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NEURORADIOLOGY Table of Contents   
Year : 2006  |  Volume : 16  |  Issue : 3  |  Page : 321-323
Septo-optic dysplasia with unilateral open lip schizencephaly:A case report


From the Registrar Radiologist, Insurance Hospital, Riyadh, Saudi Arabia

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Keywords: Septo-optic dysplasia, open hip schizencephaly

How to cite this article:
Rajderkar D, Phatak S V, Kolwadkar P K. Septo-optic dysplasia with unilateral open lip schizencephaly:A case report. Indian J Radiol Imaging 2006;16:321-3

How to cite this URL:
Rajderkar D, Phatak S V, Kolwadkar P K. Septo-optic dysplasia with unilateral open lip schizencephaly:A case report. Indian J Radiol Imaging [serial online] 2006 [cited 2019 Aug 22];16:321-3. Available from: http://www.ijri.org/text.asp?2006/16/3/321/29006

   Case report Top


23 years female patient presented with near total blindness since birth, moderate developmental delay, seizures, growth retardation, and motor dysfunction. There was no history of congenital anomalies in the family. MRI was done for a detailed NeuroRadiological Investigation. [Figure - 1][Figure - 2][Figure - 3][Figure - 4][Figure - 5]


   Introduction Top


Schizencephalies are migrational disorders of brain which are characterized by gray matter lined cleft that extends from the ependymal surface of the brain through whitemater to pia [1] Gray matter is dysplastic and Heterotopic [2] The margins of the clefts may be either widely separated by interposing cerebrospinal fluid space (open lip form) or opposed to one another (closed lip form)[3]


   Discussion Top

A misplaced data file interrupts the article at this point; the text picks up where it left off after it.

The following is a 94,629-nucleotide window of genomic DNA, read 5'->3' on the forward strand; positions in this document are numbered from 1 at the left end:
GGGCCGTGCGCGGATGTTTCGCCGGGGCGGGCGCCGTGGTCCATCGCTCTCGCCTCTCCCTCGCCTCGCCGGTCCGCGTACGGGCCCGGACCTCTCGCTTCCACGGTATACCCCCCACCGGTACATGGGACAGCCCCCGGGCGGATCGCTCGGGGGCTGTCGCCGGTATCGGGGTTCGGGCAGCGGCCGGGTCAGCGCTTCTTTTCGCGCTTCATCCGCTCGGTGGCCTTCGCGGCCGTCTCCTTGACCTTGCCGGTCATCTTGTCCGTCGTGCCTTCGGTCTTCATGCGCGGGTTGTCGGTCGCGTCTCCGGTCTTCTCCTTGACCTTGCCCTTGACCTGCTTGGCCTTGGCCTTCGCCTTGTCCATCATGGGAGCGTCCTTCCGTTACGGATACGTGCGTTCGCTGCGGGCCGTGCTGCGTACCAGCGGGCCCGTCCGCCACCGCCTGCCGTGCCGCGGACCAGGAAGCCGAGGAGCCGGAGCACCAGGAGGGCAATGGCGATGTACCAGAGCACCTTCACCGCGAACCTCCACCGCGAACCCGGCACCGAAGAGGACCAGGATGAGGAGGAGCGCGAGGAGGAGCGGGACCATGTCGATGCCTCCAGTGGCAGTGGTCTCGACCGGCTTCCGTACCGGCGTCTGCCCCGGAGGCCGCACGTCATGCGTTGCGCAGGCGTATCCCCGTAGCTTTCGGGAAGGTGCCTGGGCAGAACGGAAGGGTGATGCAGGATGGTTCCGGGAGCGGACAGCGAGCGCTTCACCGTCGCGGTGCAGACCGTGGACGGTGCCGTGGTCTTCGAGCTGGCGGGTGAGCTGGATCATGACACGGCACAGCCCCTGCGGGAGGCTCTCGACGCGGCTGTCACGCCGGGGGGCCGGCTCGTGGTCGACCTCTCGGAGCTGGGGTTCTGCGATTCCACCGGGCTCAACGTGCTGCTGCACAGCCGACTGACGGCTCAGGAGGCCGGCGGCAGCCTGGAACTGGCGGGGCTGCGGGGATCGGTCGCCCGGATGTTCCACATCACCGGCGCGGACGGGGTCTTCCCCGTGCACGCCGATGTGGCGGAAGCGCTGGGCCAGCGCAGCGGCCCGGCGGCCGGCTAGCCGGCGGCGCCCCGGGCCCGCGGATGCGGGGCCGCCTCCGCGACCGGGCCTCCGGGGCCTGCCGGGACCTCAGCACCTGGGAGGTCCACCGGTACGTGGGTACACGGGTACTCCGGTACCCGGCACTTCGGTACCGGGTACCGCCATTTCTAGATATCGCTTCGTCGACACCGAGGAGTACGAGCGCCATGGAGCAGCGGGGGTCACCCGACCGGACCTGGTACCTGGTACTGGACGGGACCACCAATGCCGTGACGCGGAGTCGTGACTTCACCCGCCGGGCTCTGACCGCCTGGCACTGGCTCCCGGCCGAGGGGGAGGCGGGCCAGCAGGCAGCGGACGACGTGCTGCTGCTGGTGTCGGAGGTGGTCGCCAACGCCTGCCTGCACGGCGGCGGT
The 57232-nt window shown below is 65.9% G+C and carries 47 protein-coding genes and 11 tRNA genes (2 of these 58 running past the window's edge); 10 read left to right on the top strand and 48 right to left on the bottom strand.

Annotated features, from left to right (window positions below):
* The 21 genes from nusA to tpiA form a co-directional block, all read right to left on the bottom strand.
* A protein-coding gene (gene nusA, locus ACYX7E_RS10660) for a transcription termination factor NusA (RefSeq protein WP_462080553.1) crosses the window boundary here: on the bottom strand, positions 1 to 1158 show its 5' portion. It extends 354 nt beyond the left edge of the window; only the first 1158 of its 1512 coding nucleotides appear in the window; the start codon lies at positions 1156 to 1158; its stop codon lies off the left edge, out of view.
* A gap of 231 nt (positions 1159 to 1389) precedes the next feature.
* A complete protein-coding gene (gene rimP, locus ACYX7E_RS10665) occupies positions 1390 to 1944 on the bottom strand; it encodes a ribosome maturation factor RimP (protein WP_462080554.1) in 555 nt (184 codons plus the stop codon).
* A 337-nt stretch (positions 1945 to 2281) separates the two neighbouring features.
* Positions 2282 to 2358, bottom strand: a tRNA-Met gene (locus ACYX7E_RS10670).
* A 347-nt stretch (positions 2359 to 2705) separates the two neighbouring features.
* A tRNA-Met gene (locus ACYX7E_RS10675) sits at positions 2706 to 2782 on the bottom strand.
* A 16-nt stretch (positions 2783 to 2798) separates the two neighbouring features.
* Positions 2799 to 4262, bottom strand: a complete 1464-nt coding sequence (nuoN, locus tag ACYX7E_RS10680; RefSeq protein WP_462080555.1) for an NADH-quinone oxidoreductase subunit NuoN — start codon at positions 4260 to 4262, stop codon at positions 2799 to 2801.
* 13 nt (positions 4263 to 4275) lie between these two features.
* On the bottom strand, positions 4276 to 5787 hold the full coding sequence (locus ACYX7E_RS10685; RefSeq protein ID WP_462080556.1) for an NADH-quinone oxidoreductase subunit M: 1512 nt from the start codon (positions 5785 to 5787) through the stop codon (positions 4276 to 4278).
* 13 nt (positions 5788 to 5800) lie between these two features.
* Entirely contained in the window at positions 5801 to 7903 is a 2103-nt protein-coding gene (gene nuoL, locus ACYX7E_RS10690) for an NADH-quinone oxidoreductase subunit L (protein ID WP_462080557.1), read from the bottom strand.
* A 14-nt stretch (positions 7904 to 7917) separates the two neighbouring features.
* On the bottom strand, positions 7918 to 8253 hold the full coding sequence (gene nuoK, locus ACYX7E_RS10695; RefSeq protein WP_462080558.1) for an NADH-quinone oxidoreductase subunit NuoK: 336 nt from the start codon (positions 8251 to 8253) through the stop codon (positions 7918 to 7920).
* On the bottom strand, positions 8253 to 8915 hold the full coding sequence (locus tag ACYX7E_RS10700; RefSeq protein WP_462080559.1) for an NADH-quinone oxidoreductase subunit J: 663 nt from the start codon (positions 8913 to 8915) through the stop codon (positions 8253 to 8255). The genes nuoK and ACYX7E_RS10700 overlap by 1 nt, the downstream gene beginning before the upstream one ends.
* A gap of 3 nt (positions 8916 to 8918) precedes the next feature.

Schizencephaly is the most complete form of migrational disorders. It is thought to be caused by a complete agenesis of a section of the cerebral tissue, which results in clefts that extend through the entire thickness of cerebral hemisphere. At the margin of the cleft the pial membrane and ependymal lining of the ventricle lie adjacent to each other and form a pial ependymal seam [4] Schizencephaly probably occurs as the end result of a variety of insults occuring at a critical time and in a critical location during brain development. No specific inciting or unusual prenatal events are described. The lesion is most likely related to multiple etiologies including genetic, toxic, metabolic, vascular or infectious disease. Familial cases have been reported. [5] Septooptic dysplasia, also called as De Morsier disease is a syndrome consisting of blindness, hypoplastic optic nerves and absence of septum pellucidum in females. [4] It is known that Schizencephaly and septo-optic dysplasia frequently coexists. [6] Associated anomalies are heterotopias, Dandy Walker malformation, hydrocephalus and polymicrogyria. [3] Cleft may be unilateral or bilateral, symmetrical or asymmetrical. Commonly located near pre/post central gyrus [1],[2] The cleft in Schizencephaly are lined either totally or in part by gray matter and extend from pial surface to ependyma of the lateral ventricle. The clefts can be located anywhere but commonly occur in parasylvian regions. The cavity formed in open lip type varies in size from small to large and may communicate with lateral ventricle. The ventricular system may be enlarged, particularly in-patients with open lip form of Schizencephaly. [5] Absence of septum pellucidum, dysgenesis of corpus callosum are often associated with open lip Schizencephaly [3,4] Differential diagnosis includes subarachnoid cysts and porencephaly. Using CT diagnosis of Schizencephaly is sometimes difficult particularly in case of type I. CT may show a slight outpouching at the ependymal surface of cleft and a full thickness cleft may be difficult to identify on CT Scan .Secondary findings like hydrocephalus, heterotopia, polymicrogyria, subdural hygromas and arachnoid cysts can be identified. [5] MRI gives most detailed and precise definition of anatomy and anomaly. For anatomy T1Wimages suffice [3] MRI is the modality of choice. MRI better delineates the gray matter lining the cleft, which is pathognomonic finding in Schizencephaly.MRI also provides superb cortical anatomy detail and multiplanar capacity. Primary findings related to the cleft and secondary findings associated with Schizencephaly are identified using MRI.The ability of MRI pulse sequence to differentiate gray matter and white matter permit demonstration of graymatter heterotopias in the subcortical white matter beneath the cleft, abnormalities involving the cortex (pachygyria and polymicrogyria) and other secondary findings are also identified. Homolateral absence of sylvian vasculature, small medullary pyramids low position of fornix and thinning of the corpus callosum are findings related to absent cerebral cortex and are better demonstrated by MRI than with other studies.